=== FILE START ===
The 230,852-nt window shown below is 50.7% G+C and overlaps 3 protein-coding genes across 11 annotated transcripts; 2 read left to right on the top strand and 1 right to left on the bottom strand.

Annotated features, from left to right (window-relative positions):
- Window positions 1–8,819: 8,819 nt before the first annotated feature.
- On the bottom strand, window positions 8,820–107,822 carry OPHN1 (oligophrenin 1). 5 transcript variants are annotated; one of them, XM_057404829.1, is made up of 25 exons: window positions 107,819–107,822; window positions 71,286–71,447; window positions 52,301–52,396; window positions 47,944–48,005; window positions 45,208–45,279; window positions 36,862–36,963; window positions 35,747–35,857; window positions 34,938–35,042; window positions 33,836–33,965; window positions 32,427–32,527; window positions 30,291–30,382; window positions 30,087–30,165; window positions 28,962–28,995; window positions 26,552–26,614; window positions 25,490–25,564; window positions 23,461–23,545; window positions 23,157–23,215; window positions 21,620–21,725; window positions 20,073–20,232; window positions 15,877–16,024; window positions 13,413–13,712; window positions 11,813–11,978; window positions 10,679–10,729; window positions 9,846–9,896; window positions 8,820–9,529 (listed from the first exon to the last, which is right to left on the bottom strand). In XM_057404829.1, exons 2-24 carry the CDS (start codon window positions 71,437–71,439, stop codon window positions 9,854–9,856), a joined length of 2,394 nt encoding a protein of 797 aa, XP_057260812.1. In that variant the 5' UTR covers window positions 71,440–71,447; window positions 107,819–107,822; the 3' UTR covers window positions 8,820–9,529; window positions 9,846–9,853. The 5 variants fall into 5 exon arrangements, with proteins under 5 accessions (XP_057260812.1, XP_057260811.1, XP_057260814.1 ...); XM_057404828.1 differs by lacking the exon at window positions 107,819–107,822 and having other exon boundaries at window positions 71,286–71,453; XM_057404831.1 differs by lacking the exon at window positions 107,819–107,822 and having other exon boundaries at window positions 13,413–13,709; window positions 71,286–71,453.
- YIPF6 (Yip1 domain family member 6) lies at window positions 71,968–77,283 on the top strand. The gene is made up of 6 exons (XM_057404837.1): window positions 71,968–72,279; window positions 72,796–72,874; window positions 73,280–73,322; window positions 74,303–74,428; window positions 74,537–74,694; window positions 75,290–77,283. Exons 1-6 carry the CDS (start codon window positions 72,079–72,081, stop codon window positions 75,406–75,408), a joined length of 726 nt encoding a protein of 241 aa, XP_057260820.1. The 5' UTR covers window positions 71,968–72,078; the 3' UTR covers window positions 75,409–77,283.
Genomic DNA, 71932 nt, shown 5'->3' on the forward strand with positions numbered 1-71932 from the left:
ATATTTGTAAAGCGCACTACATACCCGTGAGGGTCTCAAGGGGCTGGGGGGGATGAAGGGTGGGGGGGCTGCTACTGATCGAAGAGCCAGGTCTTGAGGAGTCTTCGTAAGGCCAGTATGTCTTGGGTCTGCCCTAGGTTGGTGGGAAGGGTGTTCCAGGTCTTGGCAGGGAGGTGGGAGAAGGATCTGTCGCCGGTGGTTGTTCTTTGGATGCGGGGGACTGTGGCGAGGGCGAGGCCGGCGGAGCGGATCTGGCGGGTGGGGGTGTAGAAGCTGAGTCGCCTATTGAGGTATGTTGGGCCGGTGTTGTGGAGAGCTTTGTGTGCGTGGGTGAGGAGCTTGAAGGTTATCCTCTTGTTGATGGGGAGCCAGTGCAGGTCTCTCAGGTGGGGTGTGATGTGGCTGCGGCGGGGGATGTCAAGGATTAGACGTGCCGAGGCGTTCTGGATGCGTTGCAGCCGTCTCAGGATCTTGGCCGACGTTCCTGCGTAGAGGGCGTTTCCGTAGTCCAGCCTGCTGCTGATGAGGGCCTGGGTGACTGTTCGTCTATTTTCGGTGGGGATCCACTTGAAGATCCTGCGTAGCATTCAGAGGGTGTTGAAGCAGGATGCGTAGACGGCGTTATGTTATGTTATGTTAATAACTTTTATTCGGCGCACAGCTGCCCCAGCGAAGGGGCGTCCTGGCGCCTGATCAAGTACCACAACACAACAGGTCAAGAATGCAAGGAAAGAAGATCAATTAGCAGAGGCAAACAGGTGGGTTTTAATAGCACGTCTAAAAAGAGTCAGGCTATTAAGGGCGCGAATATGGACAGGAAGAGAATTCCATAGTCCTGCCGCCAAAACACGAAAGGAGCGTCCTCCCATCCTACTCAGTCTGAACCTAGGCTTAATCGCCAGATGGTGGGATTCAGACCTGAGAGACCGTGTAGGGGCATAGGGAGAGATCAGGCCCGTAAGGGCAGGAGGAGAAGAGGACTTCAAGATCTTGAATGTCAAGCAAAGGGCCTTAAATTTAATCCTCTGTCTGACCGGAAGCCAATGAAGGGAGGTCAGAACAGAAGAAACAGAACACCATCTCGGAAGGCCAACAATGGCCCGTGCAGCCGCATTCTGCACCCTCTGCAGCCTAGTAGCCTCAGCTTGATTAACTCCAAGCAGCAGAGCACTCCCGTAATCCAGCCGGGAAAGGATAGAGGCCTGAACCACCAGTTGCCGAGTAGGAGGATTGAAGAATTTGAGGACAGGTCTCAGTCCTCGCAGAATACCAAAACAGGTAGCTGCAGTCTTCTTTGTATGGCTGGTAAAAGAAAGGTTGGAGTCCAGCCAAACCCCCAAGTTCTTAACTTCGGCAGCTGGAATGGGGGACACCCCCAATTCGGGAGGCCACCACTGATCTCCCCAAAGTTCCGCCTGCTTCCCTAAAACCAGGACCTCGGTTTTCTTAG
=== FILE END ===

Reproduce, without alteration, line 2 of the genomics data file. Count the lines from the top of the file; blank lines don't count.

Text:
Annotated features, from left to right (window-relative positions):